Northam, Fairfax Vow Not to Resign

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Steve Helber/AP, Alex Wong/Getty

Embattled Virginia Governor Ralph Northam (D), who is dealing with a blackface controversy, and Lieutenant Governor Justin Fairfax (D), who has been accused of sexual assault by two women, are vowing not to resign.

Northam reportedly told his Cabinet on Friday that he has no plans to resign and on Saturday told the Washington Post that he is planning a “reconciliation tour” that he will use to, according to the outlet, “engage in conversations about race and healing.”

“It’s obvious from what happened this week that we still have a lot of work to do. There are still some very deep wounds in Virginia, and especially in the area of equity,” Northam reportedly said. “There are ongoing inequities to access to things like education, health care, mortgages, capital, entre­pre­neur­ship. And so this has been a real, I think, an awakening for Virginia. It has really raised the level of awareness for racial issues in Virginia. And so we’re ready to learn from our mistakes.”

Last week, after a photo of someone in a KKK hood and another in blackface on Northam’s medical school yearbook page made national headlines, Northam first apologized for being one of the people in the photo. Less than 24 hours later, Northam said he was not in the photo in a bizarre press conference in which he also admitted that he had put on blackface for a dance contest to look like Michael Jackson.

Northam reportedly believes he can “heal” the pain Virginians are feeling and thinks “there’s a reason” that the blackface controversy occurred this year–“on the 400th anniversary of the first Africans arriving in Virginia to be sold into slavery.”

“I want to heal that pain, and I want to make sure that all Virginians have equal opportunity . . . and I think I’m the person that can do that for Virginia,” he told the Post. “I really do believe there’s a calling for all of us, and the fact that this happened this year… I think there’s a reason for that.”

He said he will ensure that there will be “sensitivity training” in the government, adding that he will also reach out to schools across Virginia to talk about sensitivity training as well. He said that he believes sensitivity training and addressing “white privilege” is extremely important—“even into the K-through 12 age range.”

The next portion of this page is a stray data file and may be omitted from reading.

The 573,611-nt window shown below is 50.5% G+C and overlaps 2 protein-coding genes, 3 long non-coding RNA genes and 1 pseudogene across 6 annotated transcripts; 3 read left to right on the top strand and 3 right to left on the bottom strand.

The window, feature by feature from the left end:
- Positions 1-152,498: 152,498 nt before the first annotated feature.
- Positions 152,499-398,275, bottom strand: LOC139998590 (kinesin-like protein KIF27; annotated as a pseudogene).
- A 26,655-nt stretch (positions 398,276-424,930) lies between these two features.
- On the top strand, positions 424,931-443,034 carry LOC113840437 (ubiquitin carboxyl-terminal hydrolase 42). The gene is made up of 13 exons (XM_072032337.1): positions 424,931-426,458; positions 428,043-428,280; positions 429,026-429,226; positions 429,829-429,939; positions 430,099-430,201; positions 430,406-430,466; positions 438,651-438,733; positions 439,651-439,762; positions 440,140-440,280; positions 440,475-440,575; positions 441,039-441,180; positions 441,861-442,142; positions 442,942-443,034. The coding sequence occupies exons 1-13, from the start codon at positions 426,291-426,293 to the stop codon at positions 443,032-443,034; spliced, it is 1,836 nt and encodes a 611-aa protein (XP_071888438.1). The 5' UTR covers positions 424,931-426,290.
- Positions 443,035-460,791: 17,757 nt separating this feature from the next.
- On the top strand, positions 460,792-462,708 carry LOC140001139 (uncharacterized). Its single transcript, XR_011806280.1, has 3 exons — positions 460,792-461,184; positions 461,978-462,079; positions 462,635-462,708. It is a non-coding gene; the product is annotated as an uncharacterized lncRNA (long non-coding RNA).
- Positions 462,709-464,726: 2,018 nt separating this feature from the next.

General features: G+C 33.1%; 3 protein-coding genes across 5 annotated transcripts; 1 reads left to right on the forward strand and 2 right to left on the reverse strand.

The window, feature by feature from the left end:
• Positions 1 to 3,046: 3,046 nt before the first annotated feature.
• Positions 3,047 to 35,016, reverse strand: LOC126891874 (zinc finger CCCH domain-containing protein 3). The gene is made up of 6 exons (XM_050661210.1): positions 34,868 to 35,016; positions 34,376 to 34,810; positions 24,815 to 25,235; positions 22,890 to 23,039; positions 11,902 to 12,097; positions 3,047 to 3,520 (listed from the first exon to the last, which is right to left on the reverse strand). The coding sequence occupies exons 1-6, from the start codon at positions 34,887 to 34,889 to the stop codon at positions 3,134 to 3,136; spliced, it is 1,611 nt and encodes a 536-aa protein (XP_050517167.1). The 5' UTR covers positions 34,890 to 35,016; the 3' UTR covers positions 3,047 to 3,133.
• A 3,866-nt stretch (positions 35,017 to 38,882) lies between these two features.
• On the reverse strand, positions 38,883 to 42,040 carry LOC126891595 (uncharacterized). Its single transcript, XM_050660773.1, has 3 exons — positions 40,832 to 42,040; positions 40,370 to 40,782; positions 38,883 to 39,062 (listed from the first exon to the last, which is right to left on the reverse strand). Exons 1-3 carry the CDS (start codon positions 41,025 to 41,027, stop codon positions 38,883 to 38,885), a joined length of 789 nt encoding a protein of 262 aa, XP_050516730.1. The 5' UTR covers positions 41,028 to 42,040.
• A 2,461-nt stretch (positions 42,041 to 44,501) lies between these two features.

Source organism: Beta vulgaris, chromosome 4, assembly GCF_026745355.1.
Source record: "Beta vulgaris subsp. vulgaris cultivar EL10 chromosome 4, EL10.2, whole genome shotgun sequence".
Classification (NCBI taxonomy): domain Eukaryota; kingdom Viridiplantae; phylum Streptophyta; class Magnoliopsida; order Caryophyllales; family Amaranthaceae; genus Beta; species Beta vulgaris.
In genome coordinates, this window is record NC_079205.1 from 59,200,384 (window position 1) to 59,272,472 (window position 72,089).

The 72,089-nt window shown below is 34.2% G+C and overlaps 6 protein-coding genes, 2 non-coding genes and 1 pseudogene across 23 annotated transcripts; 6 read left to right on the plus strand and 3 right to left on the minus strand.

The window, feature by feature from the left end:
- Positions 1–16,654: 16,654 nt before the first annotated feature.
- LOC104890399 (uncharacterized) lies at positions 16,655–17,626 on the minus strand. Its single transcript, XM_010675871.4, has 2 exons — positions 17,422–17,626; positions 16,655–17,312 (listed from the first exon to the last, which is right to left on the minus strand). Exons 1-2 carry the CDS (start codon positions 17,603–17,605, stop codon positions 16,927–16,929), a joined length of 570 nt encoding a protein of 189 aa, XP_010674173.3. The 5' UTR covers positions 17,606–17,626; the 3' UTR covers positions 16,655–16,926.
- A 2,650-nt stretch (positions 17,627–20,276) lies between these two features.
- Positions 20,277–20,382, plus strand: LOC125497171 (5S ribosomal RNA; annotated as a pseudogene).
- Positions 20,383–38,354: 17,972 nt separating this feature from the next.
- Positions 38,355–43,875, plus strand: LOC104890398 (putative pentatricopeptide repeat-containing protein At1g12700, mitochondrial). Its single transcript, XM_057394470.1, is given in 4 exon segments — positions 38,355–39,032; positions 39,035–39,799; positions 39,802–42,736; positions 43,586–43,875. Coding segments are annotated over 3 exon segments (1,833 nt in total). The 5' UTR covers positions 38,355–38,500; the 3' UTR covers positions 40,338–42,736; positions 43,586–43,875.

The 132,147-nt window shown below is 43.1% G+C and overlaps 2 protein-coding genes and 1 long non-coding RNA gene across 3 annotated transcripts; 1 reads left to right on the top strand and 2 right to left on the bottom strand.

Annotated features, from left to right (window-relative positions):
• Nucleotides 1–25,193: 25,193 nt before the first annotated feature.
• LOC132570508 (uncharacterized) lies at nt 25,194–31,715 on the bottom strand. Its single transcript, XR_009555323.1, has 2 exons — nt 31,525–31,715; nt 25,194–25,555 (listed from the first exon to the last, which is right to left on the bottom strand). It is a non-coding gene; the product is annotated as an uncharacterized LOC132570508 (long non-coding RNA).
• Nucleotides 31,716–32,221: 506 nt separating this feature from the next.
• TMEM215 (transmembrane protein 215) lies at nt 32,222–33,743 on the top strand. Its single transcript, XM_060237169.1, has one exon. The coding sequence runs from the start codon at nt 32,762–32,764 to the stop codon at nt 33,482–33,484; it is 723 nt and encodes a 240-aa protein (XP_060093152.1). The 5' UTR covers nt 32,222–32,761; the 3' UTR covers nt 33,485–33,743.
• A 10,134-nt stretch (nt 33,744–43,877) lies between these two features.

Fairfax was reportedly preparing to become Virginia’s next governor when he was rocked with a sexual assault allegation. Dr. Vanessa Tyson, a Scripps College (CA) professor, alleged that Fairfax forced her to perform oral sex during the 2004 Democratic National Convention.

“As I cried and gagged, Mr. Fairfax forced me to perform oral sex on him. I cannot believe, given my obvious distress, that Mr. Fairfax thought this forced sexual act was consensual,” Tyson said in a statement. “To be very clear, I did not want to engage in oral sex with Mr. Fairfax and I never gave any form of consent.”

On Friday, a second woman—Meredith Watson—accused Fairfax of raping her while they were students at Duke University.

Watson, through her attorneys, said she hopes Fairfax “will resign from public office” and added that she was “reluctantly coming forward out of a strong sense of civic duty” because she “was upset to learn that Mr. Fairfax raped at least one other woman after he attacked her.”

“Mr. Fairfax’s attack was premeditated and aggressive,” Watson’s statement read. “The two were friends but never dated or had any romantic relationship.”

Fairfax has denied both allegations and reportedly vowed that he will not resign.

“I will not resign,” Fairfax reportedly said in a Friday evening statement to the Daily Beast.

“I have never forced myself on anyone, ever. I demand a full investigation into these unsubstantiated and false allegations,” he reportedly added. “It is obvious that a vicious and coordinated smear campaign is being orchestrated against me.”

Numerous prominent Democrats running for president—like Sens. Elizabeth Warren (D-MA), Kamala Harris (D-CA), Kirsten Gillibrand (D-NY), and Cory Booker (D-NJ)—called on Fairfax to resign, as did numerous prominent Virginia Democrats.

Former Virginia Governor Terry McAuliffe (D) also called on Fairfax to resign, which was intriguing because Richmond Mayor Levar Stoney (D), who was McAuliffe’s deputy campaign manager and former Cabinet official, is expected to be one of Fairfax’s chief rivals in a potential 2021 gubernatorial primary.

Earlier in the week, Fairfax reportedly hung up on Stoney after the two had a “heated” conversation about whether Stoney leaked to the media about the sexual assault allegation against Fairfax.

“It did become heated. I called, initiated the call to inform the lieutenant governor that we, my team, me personally, had nothing to do with the allegations,” Stoney reportedly said. “The leak. And I wanted him to know, unequivocally that I had nothing to do with it.”

When reporters asked Fairfax if he thought Stoney tipped off the media about the sexual assault charges against Stoney, Fairfax replied: “Here’s the thing, I will tell you what, you all, you are great reporters…. You’ll get to digging and be able to make some connections.”

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